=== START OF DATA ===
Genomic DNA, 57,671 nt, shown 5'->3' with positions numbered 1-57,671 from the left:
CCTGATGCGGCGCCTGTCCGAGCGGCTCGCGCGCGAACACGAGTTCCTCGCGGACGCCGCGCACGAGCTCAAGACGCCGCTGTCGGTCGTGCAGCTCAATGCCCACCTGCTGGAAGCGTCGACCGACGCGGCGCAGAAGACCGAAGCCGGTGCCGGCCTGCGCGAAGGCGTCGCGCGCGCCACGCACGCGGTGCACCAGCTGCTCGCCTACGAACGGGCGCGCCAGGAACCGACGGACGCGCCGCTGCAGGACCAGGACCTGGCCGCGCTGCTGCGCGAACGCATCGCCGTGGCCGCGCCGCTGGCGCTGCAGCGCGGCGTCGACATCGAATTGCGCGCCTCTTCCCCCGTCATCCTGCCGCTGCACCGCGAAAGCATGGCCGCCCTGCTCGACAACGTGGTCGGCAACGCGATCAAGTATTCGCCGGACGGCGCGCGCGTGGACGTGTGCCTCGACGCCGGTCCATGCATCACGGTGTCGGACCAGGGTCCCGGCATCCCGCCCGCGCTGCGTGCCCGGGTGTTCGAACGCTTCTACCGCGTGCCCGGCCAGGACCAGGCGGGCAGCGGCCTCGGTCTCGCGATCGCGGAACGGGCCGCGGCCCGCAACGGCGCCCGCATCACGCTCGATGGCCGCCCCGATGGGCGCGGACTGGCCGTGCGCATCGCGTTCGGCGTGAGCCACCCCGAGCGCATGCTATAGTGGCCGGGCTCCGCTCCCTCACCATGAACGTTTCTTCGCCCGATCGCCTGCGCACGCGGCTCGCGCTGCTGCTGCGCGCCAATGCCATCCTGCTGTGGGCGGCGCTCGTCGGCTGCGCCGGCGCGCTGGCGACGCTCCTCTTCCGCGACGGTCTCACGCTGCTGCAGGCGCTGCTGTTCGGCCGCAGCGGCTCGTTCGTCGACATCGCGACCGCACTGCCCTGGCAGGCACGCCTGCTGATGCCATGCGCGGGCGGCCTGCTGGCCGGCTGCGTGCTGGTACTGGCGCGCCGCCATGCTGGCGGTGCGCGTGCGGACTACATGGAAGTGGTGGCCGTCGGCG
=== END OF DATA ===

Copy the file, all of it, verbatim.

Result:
Genomic DNA, 57,671 nt, shown 5'->3' with positions numbered 1-57,671 from the left:
CCTGATGCGGCGCCTGTCCGAGCGGCTCGCGCGCGAACACGAGTTCCTCGCGGACGCCGCGCACGAGCTCAAGACGCCGCTGTCGGTCGTGCAGCTCAATGCCCACCTGCTGGAAGCGTCGACCGACGCGGCGCAGAAGACCGAAGCCGGTGCCGGCCTGCGCGAAGGCGTCGCGCGCGCCACGCACGCGGTGCACCAGCTGCTCGCCTACGAACGGGCGCGCCAGGAACCGACGGACGCGCCGCTGCAGGACCAGGACCTGGCCGCGCTGCTGCGCGAACGCATCGCCGTGGCCGCGCCGCTGGCGCTGCAGCGCGGCGTCGACATCGAATTGCGCGCCTCTTCCCCCGTCATCCTGCCGCTGCACCGCGAAAGCATGGCCGCCCTGCTCGACAACGTGGTCGGCAACGCGATCAAGTATTCGCCGGACGGCGCGCGCGTGGACGTGTGCCTCGACGCCGGTCCATGCATCACGGTGTCGGACCAGGGTCCCGGCATCCCGCCCGCGCTGCGTGCCCGGGTGTTCGAACGCTTCTACCGCGTGCCCGGCCAGGACCAGGCGGGCAGCGGCCTCGGTCTCGCGATCGCGGAACGGGCCGCGGCCCGCAACGGCGCCCGCATCACGCTCGATGGCCGCCCCGATGGGCGCGGACTGGCCGTGCGCATCGCGTTCGGCGTGAGCCACCCCGAGCGCATGCTATAGTGGCCGGGCTCCGCTCCCTCACCATGAACGTTTCTTCGCCCGATCGCCTGCGCACGCGGCTCGCGCTGCTGCTGCGCGCCAATGCCATCCTGCTGTGGGCGGCGCTCGTCGGCTGCGCCGGCGCGCTGGCGACGCTCCTCTTCCGCGACGGTCTCACGCTGCTGCAGGCGCTGCTGTTCGGCCGCAGCGGCTCGTTCGTCGACATCGCGACCGCACTGCCCTGGCAGGCACGCCTGCTGATGCCATGCGCGGGCGGCCTGCTGGCCGGCTGCGTGCTGGTACTGGCGCGCCGCCATGCTGGCGGTGCGCGTGCGGACTACATGGAAGTGGTGGCCGTCGGCG